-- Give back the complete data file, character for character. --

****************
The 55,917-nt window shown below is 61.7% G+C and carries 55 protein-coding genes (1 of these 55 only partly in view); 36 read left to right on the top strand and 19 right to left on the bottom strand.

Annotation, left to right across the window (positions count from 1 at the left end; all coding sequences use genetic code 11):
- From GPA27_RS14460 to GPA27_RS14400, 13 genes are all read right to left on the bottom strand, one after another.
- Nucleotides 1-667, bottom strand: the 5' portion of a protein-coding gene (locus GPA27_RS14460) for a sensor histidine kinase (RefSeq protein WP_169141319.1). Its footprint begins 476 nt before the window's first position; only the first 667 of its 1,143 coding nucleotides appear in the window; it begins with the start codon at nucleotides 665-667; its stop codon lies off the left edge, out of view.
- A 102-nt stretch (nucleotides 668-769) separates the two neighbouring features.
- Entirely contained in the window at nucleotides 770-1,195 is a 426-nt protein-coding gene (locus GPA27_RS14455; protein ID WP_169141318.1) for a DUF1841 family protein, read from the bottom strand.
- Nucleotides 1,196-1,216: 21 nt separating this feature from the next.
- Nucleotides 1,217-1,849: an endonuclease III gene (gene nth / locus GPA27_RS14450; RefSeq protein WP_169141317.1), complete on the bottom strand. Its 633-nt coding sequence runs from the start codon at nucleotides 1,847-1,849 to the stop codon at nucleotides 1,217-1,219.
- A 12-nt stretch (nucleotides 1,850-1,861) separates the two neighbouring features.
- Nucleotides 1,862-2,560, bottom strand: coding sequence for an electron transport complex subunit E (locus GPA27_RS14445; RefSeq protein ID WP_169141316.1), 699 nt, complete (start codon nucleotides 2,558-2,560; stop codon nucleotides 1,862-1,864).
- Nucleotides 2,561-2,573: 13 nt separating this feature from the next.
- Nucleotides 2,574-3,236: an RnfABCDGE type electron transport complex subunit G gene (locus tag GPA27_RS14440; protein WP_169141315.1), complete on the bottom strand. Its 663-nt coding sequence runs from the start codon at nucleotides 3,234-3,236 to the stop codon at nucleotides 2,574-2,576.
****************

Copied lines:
The 55,917-nt window shown below is 61.7% G+C and carries 55 protein-coding genes (1 of these 55 only partly in view); 36 read left to right on the top strand and 19 right to left on the bottom strand.

Annotation, left to right across the window (positions count from 1 at the left end; all coding sequences use genetic code 11):
- From GPA27_RS14460 to GPA27_RS14400, 13 genes are all read right to left on the bottom strand, one after another.
- Nucleotides 1-667, bottom strand: the 5' portion of a protein-coding gene (locus GPA27_RS14460) for a sensor histidine kinase (RefSeq protein WP_169141319.1). Its footprint begins 476 nt before the window's first position; only the first 667 of its 1,143 coding nucleotides appear in the window; it begins with the start codon at nucleotides 665-667; its stop codon lies off the left edge, out of view.
- A 102-nt stretch (nucleotides 668-769) separates the two neighbouring features.
- Entirely contained in the window at nucleotides 770-1,195 is a 426-nt protein-coding gene (locus GPA27_RS14455; protein ID WP_169141318.1) for a DUF1841 family protein, read from the bottom strand.
- Nucleotides 1,196-1,216: 21 nt separating this feature from the next.
- Nucleotides 1,217-1,849: an endonuclease III gene (gene nth / locus GPA27_RS14450; RefSeq protein WP_169141317.1), complete on the bottom strand. Its 633-nt coding sequence runs from the start codon at nucleotides 1,847-1,849 to the stop codon at nucleotides 1,217-1,219.
- A 12-nt stretch (nucleotides 1,850-1,861) separates the two neighbouring features.
- Nucleotides 1,862-2,560, bottom strand: coding sequence for an electron transport complex subunit E (locus GPA27_RS14445; RefSeq protein ID WP_169141316.1), 699 nt, complete (start codon nucleotides 2,558-2,560; stop codon nucleotides 1,862-1,864).
- Nucleotides 2,561-2,573: 13 nt separating this feature from the next.
- Nucleotides 2,574-3,236: an RnfABCDGE type electron transport complex subunit G gene (locus tag GPA27_RS14440; protein WP_169141315.1), complete on the bottom strand. Its 663-nt coding sequence runs from the start codon at nucleotides 3,234-3,236 to the stop codon at nucleotides 2,574-2,576.